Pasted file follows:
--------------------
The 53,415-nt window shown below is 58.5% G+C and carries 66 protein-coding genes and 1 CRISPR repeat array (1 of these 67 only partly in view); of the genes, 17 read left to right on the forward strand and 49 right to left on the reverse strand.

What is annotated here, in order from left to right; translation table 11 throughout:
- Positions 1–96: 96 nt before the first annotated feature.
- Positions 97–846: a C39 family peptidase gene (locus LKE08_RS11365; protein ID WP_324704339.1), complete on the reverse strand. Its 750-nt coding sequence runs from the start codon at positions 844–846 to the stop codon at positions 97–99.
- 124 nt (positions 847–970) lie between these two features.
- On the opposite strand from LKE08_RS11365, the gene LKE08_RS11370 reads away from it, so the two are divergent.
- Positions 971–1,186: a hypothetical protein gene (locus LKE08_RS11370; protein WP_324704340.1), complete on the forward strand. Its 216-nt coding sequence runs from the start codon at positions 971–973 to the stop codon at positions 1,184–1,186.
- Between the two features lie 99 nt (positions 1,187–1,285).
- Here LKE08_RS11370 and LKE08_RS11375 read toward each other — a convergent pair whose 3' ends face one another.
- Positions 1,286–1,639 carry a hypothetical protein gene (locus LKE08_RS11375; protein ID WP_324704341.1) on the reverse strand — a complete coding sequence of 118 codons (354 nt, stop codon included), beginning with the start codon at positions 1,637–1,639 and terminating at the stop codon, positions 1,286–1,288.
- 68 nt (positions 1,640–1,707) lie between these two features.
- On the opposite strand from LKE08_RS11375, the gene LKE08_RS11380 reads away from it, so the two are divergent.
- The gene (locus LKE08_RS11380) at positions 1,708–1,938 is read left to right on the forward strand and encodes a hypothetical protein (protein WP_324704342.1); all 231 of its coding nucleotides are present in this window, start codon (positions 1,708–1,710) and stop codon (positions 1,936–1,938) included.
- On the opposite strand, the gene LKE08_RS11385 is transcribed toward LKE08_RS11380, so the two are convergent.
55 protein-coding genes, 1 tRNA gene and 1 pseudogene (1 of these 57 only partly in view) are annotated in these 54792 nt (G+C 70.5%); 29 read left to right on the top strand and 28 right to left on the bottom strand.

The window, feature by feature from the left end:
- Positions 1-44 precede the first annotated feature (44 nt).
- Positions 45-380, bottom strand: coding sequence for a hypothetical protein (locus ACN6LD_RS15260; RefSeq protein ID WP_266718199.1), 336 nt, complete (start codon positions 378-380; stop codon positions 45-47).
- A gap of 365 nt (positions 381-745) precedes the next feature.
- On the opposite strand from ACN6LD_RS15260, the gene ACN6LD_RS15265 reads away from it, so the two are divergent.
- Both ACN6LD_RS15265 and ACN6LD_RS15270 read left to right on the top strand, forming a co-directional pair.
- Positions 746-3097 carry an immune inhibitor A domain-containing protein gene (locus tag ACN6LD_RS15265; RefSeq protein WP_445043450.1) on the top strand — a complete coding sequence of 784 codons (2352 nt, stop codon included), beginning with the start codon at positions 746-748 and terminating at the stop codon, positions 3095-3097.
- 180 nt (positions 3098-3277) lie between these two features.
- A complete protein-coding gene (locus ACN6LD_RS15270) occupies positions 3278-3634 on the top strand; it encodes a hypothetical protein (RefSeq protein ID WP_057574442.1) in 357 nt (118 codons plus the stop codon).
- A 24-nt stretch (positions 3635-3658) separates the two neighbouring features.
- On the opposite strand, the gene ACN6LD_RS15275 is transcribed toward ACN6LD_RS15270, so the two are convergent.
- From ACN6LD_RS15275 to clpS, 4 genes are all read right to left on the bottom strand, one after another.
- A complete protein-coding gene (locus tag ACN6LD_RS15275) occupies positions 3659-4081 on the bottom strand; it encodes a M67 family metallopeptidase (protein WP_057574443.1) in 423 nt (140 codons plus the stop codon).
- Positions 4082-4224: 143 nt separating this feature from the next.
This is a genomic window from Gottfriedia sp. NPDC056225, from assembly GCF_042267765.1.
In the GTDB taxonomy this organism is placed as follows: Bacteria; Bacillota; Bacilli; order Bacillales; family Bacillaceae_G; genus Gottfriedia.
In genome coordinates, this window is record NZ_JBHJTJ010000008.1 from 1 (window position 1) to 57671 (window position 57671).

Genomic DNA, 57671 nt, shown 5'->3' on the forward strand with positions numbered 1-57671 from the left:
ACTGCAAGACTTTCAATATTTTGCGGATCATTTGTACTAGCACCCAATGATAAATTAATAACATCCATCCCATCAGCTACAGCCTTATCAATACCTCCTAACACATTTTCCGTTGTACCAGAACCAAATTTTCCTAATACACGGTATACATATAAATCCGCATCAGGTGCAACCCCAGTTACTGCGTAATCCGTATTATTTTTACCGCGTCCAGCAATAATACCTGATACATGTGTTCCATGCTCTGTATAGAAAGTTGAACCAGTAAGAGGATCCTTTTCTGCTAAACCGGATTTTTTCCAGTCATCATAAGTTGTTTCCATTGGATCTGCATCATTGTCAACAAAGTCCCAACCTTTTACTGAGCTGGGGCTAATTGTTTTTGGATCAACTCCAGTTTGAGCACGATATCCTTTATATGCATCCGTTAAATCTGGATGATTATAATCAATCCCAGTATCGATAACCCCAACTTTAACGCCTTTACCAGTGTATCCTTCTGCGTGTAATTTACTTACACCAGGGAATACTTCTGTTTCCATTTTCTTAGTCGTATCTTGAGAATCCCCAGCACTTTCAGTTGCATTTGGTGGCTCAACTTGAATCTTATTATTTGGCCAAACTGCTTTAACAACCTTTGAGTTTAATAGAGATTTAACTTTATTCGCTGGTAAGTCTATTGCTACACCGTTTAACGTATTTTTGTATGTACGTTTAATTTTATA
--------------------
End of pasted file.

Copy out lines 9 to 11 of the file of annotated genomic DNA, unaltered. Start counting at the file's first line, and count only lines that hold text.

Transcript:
- Here LKE08_RS11370 and LKE08_RS11375 read toward each other — a convergent pair whose 3' ends face one another.
- Positions 1,286–1,639 carry a hypothetical protein gene (locus LKE08_RS11375; protein ID WP_324704341.1) on the reverse strand — a complete coding sequence of 118 codons (354 nt, stop codon included), beginning with the start codon at positions 1,637–1,639 and terminating at the stop codon, positions 1,286–1,288.
- 68 nt (positions 1,640–1,707) lie between these two features.